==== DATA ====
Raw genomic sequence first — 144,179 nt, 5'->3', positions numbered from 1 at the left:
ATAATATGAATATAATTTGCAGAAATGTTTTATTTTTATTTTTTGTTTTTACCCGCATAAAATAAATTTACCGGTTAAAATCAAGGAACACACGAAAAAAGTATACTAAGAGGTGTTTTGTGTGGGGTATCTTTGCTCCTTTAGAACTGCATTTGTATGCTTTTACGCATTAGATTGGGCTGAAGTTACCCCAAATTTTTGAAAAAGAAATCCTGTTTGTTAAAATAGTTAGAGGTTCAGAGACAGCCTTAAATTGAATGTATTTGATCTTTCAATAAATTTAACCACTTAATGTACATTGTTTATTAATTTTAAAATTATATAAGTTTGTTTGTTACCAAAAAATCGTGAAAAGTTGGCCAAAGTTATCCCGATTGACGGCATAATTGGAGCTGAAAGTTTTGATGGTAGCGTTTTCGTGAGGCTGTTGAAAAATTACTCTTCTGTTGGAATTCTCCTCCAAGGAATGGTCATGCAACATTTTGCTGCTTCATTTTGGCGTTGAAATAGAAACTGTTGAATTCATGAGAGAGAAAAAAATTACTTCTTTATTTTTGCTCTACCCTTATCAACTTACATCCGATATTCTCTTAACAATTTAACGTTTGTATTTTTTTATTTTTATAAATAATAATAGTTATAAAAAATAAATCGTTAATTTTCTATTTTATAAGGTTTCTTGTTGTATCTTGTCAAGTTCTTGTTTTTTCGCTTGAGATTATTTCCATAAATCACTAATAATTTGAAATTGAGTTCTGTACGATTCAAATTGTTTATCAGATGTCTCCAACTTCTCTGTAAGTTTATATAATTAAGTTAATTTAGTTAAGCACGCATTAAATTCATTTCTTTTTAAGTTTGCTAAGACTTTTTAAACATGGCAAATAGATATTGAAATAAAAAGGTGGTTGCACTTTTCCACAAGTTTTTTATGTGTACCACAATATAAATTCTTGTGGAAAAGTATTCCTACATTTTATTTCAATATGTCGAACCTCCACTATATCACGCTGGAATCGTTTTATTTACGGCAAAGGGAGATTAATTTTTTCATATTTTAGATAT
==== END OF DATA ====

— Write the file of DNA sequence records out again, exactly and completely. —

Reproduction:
Raw genomic sequence first — 144,179 nt, 5'->3', positions numbered from 1 at the left:
ATAATATGAATATAATTTGCAGAAATGTTTTATTTTTATTTTTTGTTTTTACCCGCATAAAATAAATTTACCGGTTAAAATCAAGGAACACACGAAAAAAGTATACTAAGAGGTGTTTTGTGTGGGGTATCTTTGCTCCTTTAGAACTGCATTTGTATGCTTTTACGCATTAGATTGGGCTGAAGTTACCCCAAATTTTTGAAAAAGAAATCCTGTTTGTTAAAATAGTTAGAGGTTCAGAGACAGCCTTAAATTGAATGTATTTGATCTTTCAATAAATTTAACCACTTAATGTACATTGTTTATTAATTTTAAAATTATATAAGTTTGTTTGTTACCAAAAAATCGTGAAAAGTTGGCCAAAGTTATCCCGATTGACGGCATAATTGGAGCTGAAAGTTTTGATGGTAGCGTTTTCGTGAGGCTGTTGAAAAATTACTCTTCTGTTGGAATTCTCCTCCAAGGAATGGTCATGCAACATTTTGCTGCTTCATTTTGGCGTTGAAATAGAAACTGTTGAATTCATGAGAGAGAAAAAAATTACTTCTTTATTTTTGCTCTACCCTTATCAACTTACATCCGATATTCTCTTAACAATTTAACGTTTGTATTTTTTTATTTTTATAAATAATAATAGTTATAAAAAATAAATCGTTAATTTTCTATTTTATAAGGTTTCTTGTTGTATCTTGTCAAGTTCTTGTTTTTTCGCTTGAGATTATTTCCATAAATCACTAATAATTTGAAATTGAGTTCTGTACGATTCAAATTGTTTATCAGATGTCTCCAACTTCTCTGTAAGTTTATATAATTAAGTTAATTTAGTTAAGCACGCATTAAATTCATTTCTTTTTAAGTTTGCTAAGACTTTTTAAACATGGCAAATAGATATTGAAATAAAAAGGTGGTTGCACTTTTCCACAAGTTTTTTATGTGTACCACAATATAAATTCTTGTGGAAAAGTATTCCTACATTTTATTTCAATATGTCGAACCTCCACTATATCACGCTGGAATCGTTTTATTTACGGCAAAGGGAGATTAATTTTTTCATATTTTAGATAT